Why I bought it: I grew up in this area, and my partner is from the Square One area as well, so we wanted to stay close to our aging parents. It’s a nice residential neighbourhood that’s walking distance to Port Credit, and near all major roads and highways. The space and budget fit our lifestyle and will still allow us to continue our lives the way we would like. Home ownership is also a great asset towards building personal wealth. And we love living by the lake — it kind of feels like you’re on vacation everyday.
How the deal went down: When we initially contacted our realtor (A.K.A my cousin) in February 2020, we were just starting to dip our toes in the condo hunt. We were heading into the spring and summer market, so we weren’t dead set on purchasing. But then COVID hit, and prices dropped. We realized that we should seriously consider taking up a good opportunity, as it may be a one-time-chance. We initially put in a bid for another condo nearby. We knew we’d be outbid, but still went along for the ride as our realtor encouraged the experience.
A few weeks later, I ended up seeing our unit without my partner, and it instantly checked 9/10 boxes. Location! Exposure! Parking! The only downside was the kitchen, which was slightly outdated and small. I knew he wouldn't go for it. I relayed the info from my findings, and we agreed to let it pass. About a week or so later, our realtor sent us the link for the same place...but with a reduced price tag (from $474,000 to $445,000). Once we saw the new price, my partner brought up the idea of a reno. It was a furious couple weeks of emailing the condo corporation (to make sure our new vision would even be allowed), our mortgage brokers, our realtor, and everyone we knew who could provide some insight, tips, and cost estimates for our plan.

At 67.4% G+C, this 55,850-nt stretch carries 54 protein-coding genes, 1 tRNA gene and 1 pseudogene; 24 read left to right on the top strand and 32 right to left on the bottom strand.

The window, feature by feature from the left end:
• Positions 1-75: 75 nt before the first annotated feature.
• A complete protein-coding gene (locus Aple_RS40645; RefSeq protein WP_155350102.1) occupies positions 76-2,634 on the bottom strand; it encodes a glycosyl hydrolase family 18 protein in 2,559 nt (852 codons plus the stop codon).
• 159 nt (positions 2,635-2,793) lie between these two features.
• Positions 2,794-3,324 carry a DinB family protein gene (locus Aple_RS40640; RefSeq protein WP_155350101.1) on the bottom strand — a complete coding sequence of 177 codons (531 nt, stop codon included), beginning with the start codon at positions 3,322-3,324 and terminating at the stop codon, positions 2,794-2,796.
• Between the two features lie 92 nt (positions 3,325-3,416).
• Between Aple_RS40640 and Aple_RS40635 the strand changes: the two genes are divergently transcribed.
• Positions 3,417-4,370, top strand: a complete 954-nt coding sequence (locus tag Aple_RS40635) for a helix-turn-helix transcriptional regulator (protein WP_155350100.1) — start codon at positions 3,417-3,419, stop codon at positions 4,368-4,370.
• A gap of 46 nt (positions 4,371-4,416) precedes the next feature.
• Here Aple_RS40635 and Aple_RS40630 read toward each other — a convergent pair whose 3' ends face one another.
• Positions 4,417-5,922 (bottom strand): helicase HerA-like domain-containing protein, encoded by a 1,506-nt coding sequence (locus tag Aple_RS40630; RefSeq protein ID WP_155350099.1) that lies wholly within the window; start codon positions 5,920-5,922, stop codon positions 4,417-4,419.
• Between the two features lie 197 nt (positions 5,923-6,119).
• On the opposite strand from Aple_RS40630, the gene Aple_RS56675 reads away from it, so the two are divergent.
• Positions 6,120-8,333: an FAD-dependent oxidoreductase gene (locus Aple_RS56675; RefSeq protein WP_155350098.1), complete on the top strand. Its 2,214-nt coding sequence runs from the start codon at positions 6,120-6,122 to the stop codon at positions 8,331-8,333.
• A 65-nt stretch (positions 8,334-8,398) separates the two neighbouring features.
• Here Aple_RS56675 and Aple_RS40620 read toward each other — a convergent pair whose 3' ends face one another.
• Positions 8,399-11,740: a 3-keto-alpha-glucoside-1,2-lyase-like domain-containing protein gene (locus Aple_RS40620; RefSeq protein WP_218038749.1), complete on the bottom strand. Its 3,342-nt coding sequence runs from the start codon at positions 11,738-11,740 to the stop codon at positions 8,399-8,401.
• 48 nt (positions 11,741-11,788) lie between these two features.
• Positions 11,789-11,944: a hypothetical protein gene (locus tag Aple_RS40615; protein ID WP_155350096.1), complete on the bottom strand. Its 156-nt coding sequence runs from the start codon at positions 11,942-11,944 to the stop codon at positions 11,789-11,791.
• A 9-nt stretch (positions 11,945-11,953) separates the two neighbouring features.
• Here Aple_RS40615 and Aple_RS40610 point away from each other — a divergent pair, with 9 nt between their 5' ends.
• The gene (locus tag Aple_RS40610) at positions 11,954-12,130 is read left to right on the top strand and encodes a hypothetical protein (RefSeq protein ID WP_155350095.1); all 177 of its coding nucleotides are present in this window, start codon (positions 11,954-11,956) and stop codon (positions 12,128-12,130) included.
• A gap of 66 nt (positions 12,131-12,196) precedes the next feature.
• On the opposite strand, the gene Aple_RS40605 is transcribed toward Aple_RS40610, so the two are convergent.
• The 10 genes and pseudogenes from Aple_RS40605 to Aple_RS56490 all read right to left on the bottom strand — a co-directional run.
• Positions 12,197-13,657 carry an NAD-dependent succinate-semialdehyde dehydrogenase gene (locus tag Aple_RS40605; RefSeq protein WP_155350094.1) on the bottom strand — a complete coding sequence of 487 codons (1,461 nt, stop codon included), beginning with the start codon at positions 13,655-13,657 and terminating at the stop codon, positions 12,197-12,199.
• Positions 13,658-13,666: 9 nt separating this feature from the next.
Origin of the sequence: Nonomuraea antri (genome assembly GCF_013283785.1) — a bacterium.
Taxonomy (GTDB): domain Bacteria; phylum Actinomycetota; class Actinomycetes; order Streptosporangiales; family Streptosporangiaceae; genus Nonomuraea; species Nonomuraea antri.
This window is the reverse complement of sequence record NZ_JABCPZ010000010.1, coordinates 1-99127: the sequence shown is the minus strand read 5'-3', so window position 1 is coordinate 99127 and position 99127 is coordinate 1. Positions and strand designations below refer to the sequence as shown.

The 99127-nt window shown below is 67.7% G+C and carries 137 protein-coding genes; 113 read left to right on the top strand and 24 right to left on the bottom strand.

The ability to renovate was a major deciding factor on bidding for the unit. We closed at the end of June 2020 and were able to get below asking. With the money we saved on our purchase price, we ended up gutting the entire kitchen (new appliances and everything), and replacing the tiles, vanity, and toilet in the bathroom, all of which cost around $30,000. My partner has primarily contributed to the reno. 
What I wish I’d known before I bought: We were lucky. We had an amazing experience and clearly some luck on our side. The only thing I would recommend to others: Do your research! Make sure your finances and paperwork are all ready to go when you start looking, meaning your financial documents — bank accounts, cashable investments, etc., — are ready to share in their official capacity (screengrabs don't usually cut it).
You should also have a letter from your employer that confirms your employment and salary, as well as previous income tax statements and assessments. A good lawyer and mortgage broker will walk you through everything, as no one can possibly remember everything. It's an exciting and nerve-racking process, but if you are set and stable, it shouldn’t be overwhelming.
Submit your How I Bought It here, along with any photos of your home. It’s completely anonymous, meaning you can be fully transparent.